Doctoral students should be adding to knowledge, not ticking off a list of skills learnt, says Stephen Rowland
The PhD has changed. Traditionally, it was a programme of study whose outcome was a contribution to knowledge. For many, it served as a preparation for an academic career. But reduced resources for higher education have made higher education increasingly dependent on the commercial sector. At the same time, students are discouraged from pursuing academic careers by poor pay and job opportunities.
While more students than ever complete doctorates, they increasingly seek jobs outside higher education. In response, funding bodies want university PhD programmes to train postgraduate students in skills needed for wider employment. This process of modernisation threatens the intellectual basis of postgraduate study.
Can the PhD prepare students to make an original contribution to knowledge and to succeed in the competitive job market?
Completing a PhD requires an unusual degree of intellectual engagement and commitment. For that reason, it is an education that develops the student in many ways that will be invaluable in later life. But does it prepare students well for work outside academia? In the past, it would seem not, according to the Higher Education Funding Council for England's latest consultative report on research degrees, Improving Standards in Postgraduate Research Degree Programmes . The chair of the report's steering group observed that PhD students left "with few of the skills necessary to enter the job market".
It is claimed, however, that doing a PhD can develop skills that can be transferred to this wider employment context. The term "transferable skills" is often used in conjunction with key skills, core skills, generic skills, employability skills or, more simply, the skills necessary to enter the job market. Lists of such skills include items as specific as "CV preparation" and as general as "creativity".
But there is little agreement about what such skills are and even less evidence that they can be readily transferred from one context to another. It is not obvious that the creative philosopher can use the skill of creativity in financial management. Even the preparation of a CV is radically different in, say, academic and creative arts contexts. Furthermore, there is little agreement about which "skills" can be learnt in the normal course of PhD study and which require some "bolt-on" training.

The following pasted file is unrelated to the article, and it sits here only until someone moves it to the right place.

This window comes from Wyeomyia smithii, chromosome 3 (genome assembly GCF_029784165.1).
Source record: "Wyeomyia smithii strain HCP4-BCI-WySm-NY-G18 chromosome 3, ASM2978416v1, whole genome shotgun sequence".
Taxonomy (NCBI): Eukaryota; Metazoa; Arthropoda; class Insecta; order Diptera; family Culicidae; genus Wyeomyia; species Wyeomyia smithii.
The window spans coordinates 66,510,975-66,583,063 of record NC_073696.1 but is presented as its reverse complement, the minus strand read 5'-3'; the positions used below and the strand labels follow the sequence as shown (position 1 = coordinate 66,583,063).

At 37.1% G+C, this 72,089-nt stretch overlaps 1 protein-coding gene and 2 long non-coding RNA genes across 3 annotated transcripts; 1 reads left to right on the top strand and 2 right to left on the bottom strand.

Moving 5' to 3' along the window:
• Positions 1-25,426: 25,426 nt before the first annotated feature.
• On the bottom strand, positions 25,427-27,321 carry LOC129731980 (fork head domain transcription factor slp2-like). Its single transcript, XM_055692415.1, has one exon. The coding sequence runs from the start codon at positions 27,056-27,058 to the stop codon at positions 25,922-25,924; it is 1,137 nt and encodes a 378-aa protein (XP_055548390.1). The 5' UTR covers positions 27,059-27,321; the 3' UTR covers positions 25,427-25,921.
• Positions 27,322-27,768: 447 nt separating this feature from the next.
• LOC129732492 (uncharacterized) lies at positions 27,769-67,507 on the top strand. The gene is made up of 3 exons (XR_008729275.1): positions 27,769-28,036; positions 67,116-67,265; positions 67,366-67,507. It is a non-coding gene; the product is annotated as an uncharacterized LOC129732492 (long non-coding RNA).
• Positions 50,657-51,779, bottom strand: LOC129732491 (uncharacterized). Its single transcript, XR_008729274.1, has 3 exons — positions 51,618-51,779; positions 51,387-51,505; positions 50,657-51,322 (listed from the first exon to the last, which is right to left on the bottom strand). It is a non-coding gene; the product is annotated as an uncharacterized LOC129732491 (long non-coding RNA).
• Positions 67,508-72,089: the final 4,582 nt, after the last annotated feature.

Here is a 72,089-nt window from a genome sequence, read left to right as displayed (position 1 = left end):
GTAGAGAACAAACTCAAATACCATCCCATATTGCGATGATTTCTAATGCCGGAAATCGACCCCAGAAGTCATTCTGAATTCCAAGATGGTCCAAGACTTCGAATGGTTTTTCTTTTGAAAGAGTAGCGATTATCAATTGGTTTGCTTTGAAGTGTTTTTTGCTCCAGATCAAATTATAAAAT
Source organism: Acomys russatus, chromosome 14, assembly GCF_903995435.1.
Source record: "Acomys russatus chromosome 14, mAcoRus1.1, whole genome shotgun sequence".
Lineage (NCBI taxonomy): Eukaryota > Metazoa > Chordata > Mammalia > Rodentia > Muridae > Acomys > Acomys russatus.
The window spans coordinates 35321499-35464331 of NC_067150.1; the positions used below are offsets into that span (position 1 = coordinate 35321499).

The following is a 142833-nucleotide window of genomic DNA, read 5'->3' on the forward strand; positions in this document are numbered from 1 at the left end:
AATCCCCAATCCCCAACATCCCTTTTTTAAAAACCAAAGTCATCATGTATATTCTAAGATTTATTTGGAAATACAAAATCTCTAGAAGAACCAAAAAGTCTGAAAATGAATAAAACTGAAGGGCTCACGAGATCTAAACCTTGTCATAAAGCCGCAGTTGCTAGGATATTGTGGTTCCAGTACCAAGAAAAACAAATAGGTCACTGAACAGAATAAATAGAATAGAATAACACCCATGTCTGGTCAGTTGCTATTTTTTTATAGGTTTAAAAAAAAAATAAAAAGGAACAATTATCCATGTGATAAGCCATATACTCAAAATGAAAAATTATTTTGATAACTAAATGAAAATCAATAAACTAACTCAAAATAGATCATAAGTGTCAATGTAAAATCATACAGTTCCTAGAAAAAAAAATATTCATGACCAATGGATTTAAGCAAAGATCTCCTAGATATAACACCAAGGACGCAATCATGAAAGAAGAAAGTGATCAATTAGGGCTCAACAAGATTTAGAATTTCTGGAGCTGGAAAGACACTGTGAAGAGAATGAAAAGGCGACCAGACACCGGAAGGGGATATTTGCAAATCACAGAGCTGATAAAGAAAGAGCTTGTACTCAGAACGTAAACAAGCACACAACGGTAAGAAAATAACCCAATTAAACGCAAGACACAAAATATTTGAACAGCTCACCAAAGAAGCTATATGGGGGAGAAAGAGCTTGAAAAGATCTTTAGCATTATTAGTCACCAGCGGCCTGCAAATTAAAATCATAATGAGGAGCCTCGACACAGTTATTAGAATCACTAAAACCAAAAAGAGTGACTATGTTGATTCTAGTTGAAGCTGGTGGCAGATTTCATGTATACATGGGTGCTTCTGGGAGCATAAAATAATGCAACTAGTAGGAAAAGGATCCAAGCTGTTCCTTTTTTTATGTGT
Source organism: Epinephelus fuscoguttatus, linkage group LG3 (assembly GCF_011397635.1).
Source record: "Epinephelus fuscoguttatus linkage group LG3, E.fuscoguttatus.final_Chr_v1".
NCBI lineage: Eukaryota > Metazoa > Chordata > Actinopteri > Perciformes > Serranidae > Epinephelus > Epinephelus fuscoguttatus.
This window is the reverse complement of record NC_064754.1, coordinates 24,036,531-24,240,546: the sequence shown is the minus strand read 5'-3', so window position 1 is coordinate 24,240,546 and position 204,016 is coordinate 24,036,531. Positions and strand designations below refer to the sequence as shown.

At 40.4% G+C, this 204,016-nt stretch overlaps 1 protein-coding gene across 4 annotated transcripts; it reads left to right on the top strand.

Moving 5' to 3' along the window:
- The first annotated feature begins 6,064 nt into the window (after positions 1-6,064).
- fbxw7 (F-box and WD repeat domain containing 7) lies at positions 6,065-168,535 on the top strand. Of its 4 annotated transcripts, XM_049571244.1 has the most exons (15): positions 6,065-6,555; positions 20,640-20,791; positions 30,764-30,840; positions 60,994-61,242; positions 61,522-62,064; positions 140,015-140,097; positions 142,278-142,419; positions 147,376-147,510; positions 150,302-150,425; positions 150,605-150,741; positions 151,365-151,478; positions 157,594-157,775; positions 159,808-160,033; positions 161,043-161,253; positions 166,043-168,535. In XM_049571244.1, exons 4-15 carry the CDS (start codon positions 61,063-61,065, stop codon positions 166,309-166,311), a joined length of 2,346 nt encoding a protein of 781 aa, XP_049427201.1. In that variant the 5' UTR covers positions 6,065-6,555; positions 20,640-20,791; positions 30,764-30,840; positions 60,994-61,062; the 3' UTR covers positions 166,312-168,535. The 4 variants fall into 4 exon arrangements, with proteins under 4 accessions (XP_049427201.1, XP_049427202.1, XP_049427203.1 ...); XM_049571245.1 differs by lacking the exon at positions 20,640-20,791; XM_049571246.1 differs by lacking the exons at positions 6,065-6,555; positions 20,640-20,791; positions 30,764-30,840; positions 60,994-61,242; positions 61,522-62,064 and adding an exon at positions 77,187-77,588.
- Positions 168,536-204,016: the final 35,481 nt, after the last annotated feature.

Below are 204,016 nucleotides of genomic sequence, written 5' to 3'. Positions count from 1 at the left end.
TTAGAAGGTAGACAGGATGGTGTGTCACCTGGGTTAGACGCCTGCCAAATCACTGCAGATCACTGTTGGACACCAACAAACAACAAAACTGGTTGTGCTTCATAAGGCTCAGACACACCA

Despite this lack of clarity, skills development, and a belief in transferability of skills, is key to reconceptualising the PhD as a form of generic vocational training. Hefce's report reveals some confusion over this matter. Although concerned about raising the standard of PhD study, it is "not concernedI directly with the principal output of the PhD, the thesis as an original piece of work" but with inputs, processes and "the additional output measures that form the totality of the research-degree programme experience".
It is not at all clear how one can make judgements about programmes without judging their output, the thesis. The "additional output measures" that include employability skills are more significant. Prospective PhD students and their supervisors must understand that students will be judged on not only their ability to make a novel contribution to knowledge but also on supposedly transferable skills gained during the experience.
If the acquisition of transferable skills is to be measured, the student's successful completion of the PhD will, presumably, depend on their assessment in these skills. For only if they are assessed can we expect students - who have a hard enough task in trying to make an original contribution to knowledge - to take these measures seriously.
The implication of this is that academic staff will be required not only to fulfil the daunting task of supporting their students to add to knowledge but also to give them an ill-defined set of supposedly transferable skills. This presupposes not only a belief in the existence of such skills but also the ability to train students in them. Few academics are able to do this or are interested in doing this. And it is not clear that employers know what they are or want the same skills.
It is time for a little honesty. If graduates are really to undergo generic employment skill development, the PhD is probably an inefficient means of achieving this end. But if universities are to make a contribution to knowledge, and if this is what the PhD student is embarking on, this should be the focus of PhD programmes. If these changes come about uncontested, students will be sold short, the research mission of universities will be undermined and employers misled. That would be dumbing down all round.
Stephen Rowland is professor of higher education at University College London.